The negatives

by Jennifer Eve Appleton

In contrast to my previous post, here is a run down of a few of the negatives that have become apparent whilst digging into the world of peer review…

1) There are instances where accusations have been made that the reputation of the author is more influential in the judging of a paper than its scientific quality. A good paper by a young inexperienced author may not make the cut however a substandard paper by a well known academic may make it through.

2) Peer review is extremely time consuming and expensive in particular for the top. Journals. The process can take months with back logs af papers requiring reviews, this can in turn hamper researchers plans for future work projects.

3) The final say comes down to the editors, the connection between author and referee. Cases have arisen where the authority has been exploited with some mauscripts being rejected before being viewed by peers.

4) There is evidence that decisions are often judged by country: a US based journal is much more likely to reject non-US papers, whatever the quality.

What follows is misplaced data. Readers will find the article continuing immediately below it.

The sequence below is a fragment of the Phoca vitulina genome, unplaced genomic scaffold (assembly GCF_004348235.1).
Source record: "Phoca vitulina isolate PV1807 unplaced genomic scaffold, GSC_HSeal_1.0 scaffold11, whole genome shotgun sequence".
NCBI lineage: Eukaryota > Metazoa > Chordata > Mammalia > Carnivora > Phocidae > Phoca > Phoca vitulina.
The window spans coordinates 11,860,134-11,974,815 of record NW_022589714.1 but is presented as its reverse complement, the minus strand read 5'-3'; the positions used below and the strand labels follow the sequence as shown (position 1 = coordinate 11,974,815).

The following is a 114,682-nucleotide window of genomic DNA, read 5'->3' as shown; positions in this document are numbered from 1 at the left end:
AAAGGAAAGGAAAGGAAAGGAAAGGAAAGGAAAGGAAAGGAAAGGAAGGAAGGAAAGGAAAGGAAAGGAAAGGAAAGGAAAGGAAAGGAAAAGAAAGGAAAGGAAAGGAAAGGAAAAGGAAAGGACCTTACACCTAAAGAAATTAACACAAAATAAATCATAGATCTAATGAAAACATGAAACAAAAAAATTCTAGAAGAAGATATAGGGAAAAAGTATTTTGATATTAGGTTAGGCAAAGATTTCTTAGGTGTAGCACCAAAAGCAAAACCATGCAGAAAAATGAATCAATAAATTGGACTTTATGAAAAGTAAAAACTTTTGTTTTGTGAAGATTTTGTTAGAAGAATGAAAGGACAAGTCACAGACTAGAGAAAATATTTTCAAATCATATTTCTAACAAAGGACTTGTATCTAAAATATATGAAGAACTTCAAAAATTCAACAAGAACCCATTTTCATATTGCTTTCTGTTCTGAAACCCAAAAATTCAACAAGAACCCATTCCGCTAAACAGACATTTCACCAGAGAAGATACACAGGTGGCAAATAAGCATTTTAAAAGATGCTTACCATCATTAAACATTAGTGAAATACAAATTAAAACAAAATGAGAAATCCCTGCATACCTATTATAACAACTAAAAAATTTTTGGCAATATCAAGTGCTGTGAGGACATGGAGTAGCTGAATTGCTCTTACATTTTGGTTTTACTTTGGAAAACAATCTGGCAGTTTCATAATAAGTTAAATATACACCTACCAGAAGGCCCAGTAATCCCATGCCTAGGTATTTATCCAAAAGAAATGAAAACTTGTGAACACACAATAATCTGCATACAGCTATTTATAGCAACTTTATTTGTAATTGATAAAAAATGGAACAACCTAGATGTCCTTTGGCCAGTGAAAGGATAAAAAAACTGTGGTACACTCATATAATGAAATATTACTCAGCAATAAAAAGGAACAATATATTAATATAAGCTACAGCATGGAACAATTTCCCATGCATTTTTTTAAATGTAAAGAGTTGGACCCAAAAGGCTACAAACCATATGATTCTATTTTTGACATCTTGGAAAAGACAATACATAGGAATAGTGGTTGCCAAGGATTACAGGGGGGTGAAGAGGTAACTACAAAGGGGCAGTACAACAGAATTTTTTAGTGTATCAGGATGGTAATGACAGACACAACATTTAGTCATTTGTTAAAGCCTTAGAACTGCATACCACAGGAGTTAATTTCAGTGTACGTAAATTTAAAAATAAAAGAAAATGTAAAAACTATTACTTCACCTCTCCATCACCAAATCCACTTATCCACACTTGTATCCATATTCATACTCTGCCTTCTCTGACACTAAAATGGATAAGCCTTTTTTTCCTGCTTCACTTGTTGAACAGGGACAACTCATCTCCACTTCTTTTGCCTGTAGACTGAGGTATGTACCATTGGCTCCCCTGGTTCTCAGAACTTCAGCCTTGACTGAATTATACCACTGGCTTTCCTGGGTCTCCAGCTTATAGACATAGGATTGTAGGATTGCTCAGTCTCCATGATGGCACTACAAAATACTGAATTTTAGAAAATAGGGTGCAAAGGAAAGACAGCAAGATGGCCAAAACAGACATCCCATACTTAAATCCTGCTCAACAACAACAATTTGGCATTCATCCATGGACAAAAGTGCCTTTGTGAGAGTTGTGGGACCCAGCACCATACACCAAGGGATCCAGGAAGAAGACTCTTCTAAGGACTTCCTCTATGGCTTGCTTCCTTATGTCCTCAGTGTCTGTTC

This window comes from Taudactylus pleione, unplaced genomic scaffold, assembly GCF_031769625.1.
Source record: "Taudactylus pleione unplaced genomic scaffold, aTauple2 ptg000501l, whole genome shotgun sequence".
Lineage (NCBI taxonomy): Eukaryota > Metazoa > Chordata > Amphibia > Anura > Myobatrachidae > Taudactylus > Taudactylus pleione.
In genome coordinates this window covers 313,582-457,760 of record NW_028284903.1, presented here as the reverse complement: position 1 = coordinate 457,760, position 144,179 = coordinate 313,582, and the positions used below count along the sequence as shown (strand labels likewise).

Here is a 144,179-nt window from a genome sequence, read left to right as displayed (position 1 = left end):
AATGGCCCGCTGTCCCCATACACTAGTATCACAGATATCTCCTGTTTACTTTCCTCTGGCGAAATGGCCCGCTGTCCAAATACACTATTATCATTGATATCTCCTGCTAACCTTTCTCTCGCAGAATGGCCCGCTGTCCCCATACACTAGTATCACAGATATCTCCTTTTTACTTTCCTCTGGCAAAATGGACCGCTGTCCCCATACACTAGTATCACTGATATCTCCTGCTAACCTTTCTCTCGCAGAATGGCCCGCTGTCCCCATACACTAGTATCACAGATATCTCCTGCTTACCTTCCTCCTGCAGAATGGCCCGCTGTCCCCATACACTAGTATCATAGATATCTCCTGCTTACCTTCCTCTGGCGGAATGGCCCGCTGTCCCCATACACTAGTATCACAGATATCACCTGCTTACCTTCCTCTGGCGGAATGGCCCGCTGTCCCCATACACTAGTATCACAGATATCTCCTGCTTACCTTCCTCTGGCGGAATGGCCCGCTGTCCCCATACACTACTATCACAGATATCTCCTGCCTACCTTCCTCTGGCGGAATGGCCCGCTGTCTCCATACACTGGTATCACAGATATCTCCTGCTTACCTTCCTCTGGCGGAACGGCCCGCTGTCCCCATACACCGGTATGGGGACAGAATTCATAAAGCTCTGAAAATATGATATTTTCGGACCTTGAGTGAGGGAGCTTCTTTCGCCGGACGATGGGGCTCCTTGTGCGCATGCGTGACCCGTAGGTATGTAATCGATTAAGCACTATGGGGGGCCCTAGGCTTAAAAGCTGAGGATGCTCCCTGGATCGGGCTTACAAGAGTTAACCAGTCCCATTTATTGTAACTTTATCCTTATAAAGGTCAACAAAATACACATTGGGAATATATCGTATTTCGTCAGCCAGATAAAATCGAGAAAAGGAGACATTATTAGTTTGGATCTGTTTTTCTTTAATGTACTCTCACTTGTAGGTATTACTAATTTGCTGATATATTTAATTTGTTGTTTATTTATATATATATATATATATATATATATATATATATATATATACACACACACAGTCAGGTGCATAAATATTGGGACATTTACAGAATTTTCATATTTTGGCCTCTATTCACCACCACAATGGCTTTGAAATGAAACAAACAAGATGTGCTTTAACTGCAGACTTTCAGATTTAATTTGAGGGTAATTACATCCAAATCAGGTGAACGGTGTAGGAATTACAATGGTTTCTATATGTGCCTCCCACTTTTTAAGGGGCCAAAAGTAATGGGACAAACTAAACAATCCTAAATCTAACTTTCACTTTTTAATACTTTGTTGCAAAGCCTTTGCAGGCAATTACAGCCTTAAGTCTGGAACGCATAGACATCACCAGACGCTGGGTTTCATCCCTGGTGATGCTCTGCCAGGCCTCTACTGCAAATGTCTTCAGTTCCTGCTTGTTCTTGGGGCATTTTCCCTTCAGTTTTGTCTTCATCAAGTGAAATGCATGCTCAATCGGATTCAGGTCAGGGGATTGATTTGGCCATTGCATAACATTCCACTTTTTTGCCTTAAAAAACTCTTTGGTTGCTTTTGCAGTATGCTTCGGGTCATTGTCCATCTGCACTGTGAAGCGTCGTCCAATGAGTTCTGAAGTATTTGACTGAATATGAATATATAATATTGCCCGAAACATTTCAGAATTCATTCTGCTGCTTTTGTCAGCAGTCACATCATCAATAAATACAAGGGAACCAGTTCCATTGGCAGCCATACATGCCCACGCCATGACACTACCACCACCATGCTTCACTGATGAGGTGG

5) Conflicts of interest cannot be detected easily by the reviewers, such as sources of the research’s funding, ultimately all the peer reviewer can detect is whether the protocols where followed correctly.

6) Whilst and obvious blunders can be detected, determined fraud cannot be detected without reproducing the study.

7) There are no strict ranking systems in place about the worth of the peer review. Journals each have their own unique standard of grading, the level of skill of the individuals involved cannot be measured. In the past, less reputable journals generally had a smaller readership, but the internet has made them just as likely to be accessed and used.


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